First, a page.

Friday, 10 July 2020

5 ways to reconcile the revenue stream and the knowledge stream

There is often  conflict between creating revenue and creating knowledge. Both of these require time, resources and incentives, and so are often in conflict. The problem is that knowledge is the source of future revenue. 


Timesheet logo from wikimedia commons

Any piece of revenue-generating work can create knowledge as well. In parallel with the revenue workstream, we have a potential knowledge workstream, both of which add value.

Knowledge is a by-product of what we do - we learn about the processes we use, the products we create and the customers we serve. That knowledge can be captured, shared, reapplied, and can help us perform better in future.

However the capturing and sharing takes resource and time - time which could be spent generating further revenue now. Time capturing lessons, creating best practices, seeking for knowledge from others, asking and answering questions etc.


We see this conflict particularly in fee-earning industries such as the legal sector or consulting sector, where people need to write their time to specific current projects and clients. They are often given timewriting targets of a certain number of billable hours, thereby incentivising the revenue stream at the expense of the knowledge stream.  Any time spent on knowledge work (assuming knowledge work is non-billable) is time that cannot be written to a client, and therefore time seen as "lost" or falling outside the targets.  The firm makes more money in the short term, but suffers in the long term.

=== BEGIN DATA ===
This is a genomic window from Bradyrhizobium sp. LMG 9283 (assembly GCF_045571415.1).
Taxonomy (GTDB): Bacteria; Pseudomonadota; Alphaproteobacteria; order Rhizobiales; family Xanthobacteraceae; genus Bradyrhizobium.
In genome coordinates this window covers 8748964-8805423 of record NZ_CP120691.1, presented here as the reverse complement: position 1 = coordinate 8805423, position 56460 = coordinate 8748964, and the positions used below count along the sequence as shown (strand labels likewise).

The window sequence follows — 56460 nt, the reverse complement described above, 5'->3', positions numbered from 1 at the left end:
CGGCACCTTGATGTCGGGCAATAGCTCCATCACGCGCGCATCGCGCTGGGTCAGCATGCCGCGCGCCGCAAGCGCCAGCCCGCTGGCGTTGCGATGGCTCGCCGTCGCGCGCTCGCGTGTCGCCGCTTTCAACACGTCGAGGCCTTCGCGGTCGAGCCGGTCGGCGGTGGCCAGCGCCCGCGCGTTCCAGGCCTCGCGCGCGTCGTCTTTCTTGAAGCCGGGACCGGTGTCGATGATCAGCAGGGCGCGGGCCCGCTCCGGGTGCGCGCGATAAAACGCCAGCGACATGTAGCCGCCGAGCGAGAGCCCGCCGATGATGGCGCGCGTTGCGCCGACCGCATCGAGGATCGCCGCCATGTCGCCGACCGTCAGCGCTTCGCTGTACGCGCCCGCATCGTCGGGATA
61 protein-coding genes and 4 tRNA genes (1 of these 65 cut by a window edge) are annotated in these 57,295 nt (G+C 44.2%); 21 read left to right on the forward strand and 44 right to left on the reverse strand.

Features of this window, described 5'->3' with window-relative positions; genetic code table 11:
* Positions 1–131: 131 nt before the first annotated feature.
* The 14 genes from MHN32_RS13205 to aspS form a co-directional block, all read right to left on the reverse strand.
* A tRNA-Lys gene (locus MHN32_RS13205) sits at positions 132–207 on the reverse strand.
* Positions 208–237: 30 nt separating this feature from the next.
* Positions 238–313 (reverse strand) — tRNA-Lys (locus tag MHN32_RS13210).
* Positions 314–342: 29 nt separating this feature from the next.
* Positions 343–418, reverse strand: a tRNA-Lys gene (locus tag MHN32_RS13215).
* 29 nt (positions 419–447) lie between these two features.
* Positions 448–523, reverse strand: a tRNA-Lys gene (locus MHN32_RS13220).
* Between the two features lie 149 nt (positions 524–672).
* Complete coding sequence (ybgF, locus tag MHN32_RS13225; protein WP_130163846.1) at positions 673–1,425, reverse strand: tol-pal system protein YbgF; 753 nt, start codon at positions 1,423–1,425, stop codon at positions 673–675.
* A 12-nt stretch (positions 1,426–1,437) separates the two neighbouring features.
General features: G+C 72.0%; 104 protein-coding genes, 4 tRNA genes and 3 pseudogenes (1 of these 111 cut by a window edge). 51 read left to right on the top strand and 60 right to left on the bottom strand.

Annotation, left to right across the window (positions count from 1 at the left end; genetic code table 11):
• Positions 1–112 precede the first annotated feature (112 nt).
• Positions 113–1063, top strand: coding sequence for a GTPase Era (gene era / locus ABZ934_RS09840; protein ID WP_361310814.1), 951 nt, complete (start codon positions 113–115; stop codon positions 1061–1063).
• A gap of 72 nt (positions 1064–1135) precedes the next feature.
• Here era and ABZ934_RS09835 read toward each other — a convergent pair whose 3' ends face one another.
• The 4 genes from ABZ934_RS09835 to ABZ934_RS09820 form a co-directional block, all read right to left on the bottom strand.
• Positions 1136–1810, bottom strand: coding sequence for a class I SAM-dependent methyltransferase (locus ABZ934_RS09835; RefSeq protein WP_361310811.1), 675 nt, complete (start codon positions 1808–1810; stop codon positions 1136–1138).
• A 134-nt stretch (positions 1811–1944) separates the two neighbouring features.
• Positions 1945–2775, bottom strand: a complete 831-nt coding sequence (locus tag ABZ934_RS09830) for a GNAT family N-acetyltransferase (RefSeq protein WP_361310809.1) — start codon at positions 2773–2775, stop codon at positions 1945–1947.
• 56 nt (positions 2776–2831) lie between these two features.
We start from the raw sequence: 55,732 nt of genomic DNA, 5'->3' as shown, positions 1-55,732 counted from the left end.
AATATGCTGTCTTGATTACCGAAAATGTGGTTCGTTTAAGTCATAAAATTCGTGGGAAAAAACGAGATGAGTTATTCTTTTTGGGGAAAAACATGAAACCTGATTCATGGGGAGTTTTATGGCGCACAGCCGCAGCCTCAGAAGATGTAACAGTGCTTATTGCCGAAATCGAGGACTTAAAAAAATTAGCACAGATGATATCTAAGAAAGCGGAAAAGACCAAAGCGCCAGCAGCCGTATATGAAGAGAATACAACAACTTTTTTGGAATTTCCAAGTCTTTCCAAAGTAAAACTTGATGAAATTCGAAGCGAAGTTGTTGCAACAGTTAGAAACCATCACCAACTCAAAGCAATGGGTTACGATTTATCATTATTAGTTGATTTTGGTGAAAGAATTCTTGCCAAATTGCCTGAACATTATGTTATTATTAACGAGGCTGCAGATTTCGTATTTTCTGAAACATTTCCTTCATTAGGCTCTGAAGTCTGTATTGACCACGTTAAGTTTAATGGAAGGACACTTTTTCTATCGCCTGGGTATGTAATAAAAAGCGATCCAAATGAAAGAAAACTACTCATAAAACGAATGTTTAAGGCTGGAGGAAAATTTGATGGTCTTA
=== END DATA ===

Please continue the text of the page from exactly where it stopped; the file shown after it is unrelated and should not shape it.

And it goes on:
There are a few ways around this, even where you have a timewriting system.

1. You can remove the timewriting system, and manage by objectives and fixed fees instead. This is becoming more an more common in the legal world, although firms often still use timewriting to monitor internal costs.

2. You can include Knowledge Management activity within billable hours, so that documenting and sharing the lessons from a client project can be billed to that client. This will need to be agreed up front with clients, but is surely a reasonable request. If the client wishes to make use of the firm's knowledge, then it is reasonable to charge for knowledge work.

3. You can introduce a non-billable timewriting code specifically for KM activity, funded through a central pot of money. Knowledge work then becomes an overhead.

4. You can involve non-timewriting staff to do the bulk of the KM work, interviewing the senior staff to gain the knowledge, for example, or searching for relevany knowledge. Again, knowledge work is an overhead. This is an approach used in many law firms, where paralegals and library staff do much of the knowledge work. It is also increasingly used in consulting firms, where dedicated knowledge centres take care of much of the knowledge work.

5. You can use junior staff and trainees to do the bulk of the KM work, treating this as a development activity. This is my preferred option, as it not only resources the knowledge workstream, but also brings the junior staff up the learning curve at an accelerated rate, and creates a cadre of fee-earners who have experience of the value and power of KM.


If you are in a fee-earning organisation where billable hours are a target, and timewriting is a way of life, you need to find a way to recomcile the short-term pressure to earn fees, with the long term investment that knowledge management delivers
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